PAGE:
588 posted on 01/09/2013 5:59:13 AM PST by Cronos (**Marriage is about commitment, cohabitation is about convenience.**)
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To: CynicalBear
I recall one Catholic poster claiming murder and torture was doing Christ's will and a purifying of the faith. Yet according to Catholic doctrine to justify such sins is to share in them.

What can one say in the face of such spiritual aridity.

589 posted on 01/09/2013 5:59:43 AM PST by count-your-change (You don't have to be brilliant, not being stupid is enough.)
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To: Natural Law
>> What Jesus promised in John 14:26 was a Paraclete.<<

Short Definition: an advocate, comforter, helper, Paraclete

The Holy Spirit was sent as all those but the apostles were told that He would “bring to their remembrance”. No one else was told that but we also know that the “advocate, comforter, and helper were also given to each believer and not just the “magesterium” nor was the “magesterium” promised that He would “bring to their remembrance”.

Acts 15:8 And God, who knows the heart, bore witness by granting them the holy Spirit just as he did us. 9 He made no distinction between us and them, for by faith he purified their hearts.

590 posted on 01/09/2013 6:01:05 AM PST by CynicalBear
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To: Cronos

Yeah right. Give me a break. The use of the word priest by the Catholic Church is simply an attempt to inject a false impression.

591 posted on 01/09/2013 6:06:34 AM PST by CynicalBear
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To: Cronos
>> Sorry, the Bible contradicts what you are saying<<

No it doesn’t. I have been clear when using the word priest as it is used in the New Testament. I have stated over and over that there is no use of the word priest as it pertains to “leadership” in the New Testament church. The RCC using the word priest as it pertains to their leadership is dishonest not sanctioned by scripture.

>> during the Eucharist, Christ IS present as the High Priest<<

Christ is present as the High Priest 24/7/365 to a true believer.

I John 3:24: "Now he who keeps His commandments abides in Him, and He in him. And by this we know that He abides in us, by the Spirit which He has given us."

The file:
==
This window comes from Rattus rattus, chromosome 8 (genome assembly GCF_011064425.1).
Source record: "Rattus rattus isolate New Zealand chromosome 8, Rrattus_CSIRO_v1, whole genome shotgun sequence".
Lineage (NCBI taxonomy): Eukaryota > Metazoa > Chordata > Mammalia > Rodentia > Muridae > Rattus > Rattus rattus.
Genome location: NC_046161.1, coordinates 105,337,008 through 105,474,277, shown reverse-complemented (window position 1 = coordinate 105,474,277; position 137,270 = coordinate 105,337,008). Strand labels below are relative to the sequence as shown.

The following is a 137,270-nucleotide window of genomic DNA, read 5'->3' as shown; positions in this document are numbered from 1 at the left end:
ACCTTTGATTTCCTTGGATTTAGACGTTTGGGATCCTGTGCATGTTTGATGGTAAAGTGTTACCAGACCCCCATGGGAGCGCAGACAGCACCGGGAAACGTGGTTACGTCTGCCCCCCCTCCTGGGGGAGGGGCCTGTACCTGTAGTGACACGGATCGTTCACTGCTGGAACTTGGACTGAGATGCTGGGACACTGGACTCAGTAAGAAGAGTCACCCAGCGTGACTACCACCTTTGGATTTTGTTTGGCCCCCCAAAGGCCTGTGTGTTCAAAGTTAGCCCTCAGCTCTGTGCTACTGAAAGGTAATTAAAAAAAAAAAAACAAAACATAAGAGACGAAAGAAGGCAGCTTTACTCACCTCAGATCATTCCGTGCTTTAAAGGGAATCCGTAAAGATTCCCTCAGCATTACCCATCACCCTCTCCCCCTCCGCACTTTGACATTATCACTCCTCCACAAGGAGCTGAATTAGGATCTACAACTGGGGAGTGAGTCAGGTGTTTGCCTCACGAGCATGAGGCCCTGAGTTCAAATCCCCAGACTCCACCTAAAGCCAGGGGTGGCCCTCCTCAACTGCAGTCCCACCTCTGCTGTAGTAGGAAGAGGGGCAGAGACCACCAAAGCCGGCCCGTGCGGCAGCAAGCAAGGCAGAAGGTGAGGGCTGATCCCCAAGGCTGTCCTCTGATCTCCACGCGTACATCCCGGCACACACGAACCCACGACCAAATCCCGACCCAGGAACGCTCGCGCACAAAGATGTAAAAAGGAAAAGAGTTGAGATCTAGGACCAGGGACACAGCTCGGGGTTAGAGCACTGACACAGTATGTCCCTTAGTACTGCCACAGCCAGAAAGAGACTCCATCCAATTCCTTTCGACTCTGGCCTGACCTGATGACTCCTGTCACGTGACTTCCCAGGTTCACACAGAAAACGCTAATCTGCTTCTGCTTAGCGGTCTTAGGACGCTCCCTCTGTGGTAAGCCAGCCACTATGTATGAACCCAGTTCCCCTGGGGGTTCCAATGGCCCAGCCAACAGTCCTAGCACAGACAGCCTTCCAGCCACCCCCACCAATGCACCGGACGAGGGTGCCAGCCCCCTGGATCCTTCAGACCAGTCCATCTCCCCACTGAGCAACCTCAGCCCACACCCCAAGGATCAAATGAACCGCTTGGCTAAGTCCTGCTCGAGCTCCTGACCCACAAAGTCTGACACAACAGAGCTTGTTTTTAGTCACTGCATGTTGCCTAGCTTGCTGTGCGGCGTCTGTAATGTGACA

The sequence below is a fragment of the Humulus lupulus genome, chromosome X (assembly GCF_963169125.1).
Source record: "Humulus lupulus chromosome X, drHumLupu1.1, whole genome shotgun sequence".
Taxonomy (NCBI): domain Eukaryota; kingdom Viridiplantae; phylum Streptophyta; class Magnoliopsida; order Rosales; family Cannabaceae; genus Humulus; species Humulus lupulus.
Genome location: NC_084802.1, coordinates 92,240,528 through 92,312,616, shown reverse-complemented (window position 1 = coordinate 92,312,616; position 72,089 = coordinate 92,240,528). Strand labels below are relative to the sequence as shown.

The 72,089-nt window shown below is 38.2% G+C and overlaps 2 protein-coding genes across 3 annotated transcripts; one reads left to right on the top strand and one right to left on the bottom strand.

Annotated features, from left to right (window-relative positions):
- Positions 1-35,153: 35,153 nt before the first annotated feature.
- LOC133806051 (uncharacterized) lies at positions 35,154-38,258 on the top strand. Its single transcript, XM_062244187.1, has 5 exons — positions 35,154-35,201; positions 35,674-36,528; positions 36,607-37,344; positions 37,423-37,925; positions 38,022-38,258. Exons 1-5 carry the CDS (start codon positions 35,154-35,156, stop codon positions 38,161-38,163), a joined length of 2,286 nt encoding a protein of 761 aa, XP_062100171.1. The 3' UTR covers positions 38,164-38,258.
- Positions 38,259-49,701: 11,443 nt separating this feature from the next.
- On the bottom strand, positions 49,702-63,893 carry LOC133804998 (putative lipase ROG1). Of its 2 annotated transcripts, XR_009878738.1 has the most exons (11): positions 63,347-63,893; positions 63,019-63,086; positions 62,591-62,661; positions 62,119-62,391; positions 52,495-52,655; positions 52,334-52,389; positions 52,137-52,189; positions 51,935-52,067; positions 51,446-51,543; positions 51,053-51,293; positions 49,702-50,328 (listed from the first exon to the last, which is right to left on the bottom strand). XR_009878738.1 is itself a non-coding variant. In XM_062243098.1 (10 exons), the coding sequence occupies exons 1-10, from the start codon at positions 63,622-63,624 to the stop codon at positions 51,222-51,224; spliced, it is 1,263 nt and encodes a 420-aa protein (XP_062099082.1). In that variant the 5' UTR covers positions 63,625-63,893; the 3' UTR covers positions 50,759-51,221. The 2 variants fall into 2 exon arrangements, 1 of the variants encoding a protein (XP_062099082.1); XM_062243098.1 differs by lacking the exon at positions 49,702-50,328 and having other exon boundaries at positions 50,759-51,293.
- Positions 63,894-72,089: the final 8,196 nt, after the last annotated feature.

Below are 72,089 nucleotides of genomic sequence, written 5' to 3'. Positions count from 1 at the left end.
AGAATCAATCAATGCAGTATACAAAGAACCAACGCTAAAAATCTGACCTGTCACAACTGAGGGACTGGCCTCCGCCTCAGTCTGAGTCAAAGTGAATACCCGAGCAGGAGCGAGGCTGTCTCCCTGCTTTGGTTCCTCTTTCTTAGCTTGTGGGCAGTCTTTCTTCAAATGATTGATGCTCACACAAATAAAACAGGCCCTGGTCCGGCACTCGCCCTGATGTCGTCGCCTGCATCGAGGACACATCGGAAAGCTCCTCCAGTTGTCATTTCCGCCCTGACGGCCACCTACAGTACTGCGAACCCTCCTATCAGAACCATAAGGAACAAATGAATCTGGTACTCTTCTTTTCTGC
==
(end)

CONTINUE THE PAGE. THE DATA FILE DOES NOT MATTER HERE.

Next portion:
Romans 8:9 But ye are not in the flesh, but in the Spirit, if so be that the Spirit of God dwell in you. Now if any man have not the Spirit of Christ, he is none of his.

Galatians 3:27 For as many of you as have been baptized into Christ have put on Christ.

Trying to restrict the presence of Christ to a single place and time is unscriptural and dishonest.

>>NOTE: the English term "priest" is simply a contraction of the Greek word presbuteros (presbyster/elder)<<

Nice try but I’ll stay with the intent of the language the apostles used and not Etymologies.

592 posted on 01/09/2013 6:17:36 AM PST by CynicalBear
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To: Cronos
Was it the Holy Spirit that inspired the writing of scripture or not? Were we as individuals given the Holy Spirit as an advocate, comforter, and helper or not?

Acts 15:8 And God, who knows the heart, bore witness by granting them the holy Spirit just as he did us. 9 He made no distinction between us and them, for by faith he purified their hearts.

Paul commended the Bereans for “searching the scriptures daily to see if these things be true”. It was rather clear that he understood that the scriptures were plain enough that the Bereans and we can easily ascertain whether what those who would propose to “teach” is true to scripture or not.

Yet Catholics on a daily basis it seems excoriate those who would take Paul who was inspired by the Holy Spirit at his word.

593 posted on 01/09/2013 6:26:19 AM PST by CynicalBear
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To: Cronos
>> These philosophies and yours die out, as they are built on sand, not solid bedrock, the solid bedrock of Christ, that orthodoxy is built on<<

Now that there is funny I don’t care who ya are when coming from a Catholic. Catholic structure is built on the rock Peter as we are daily told.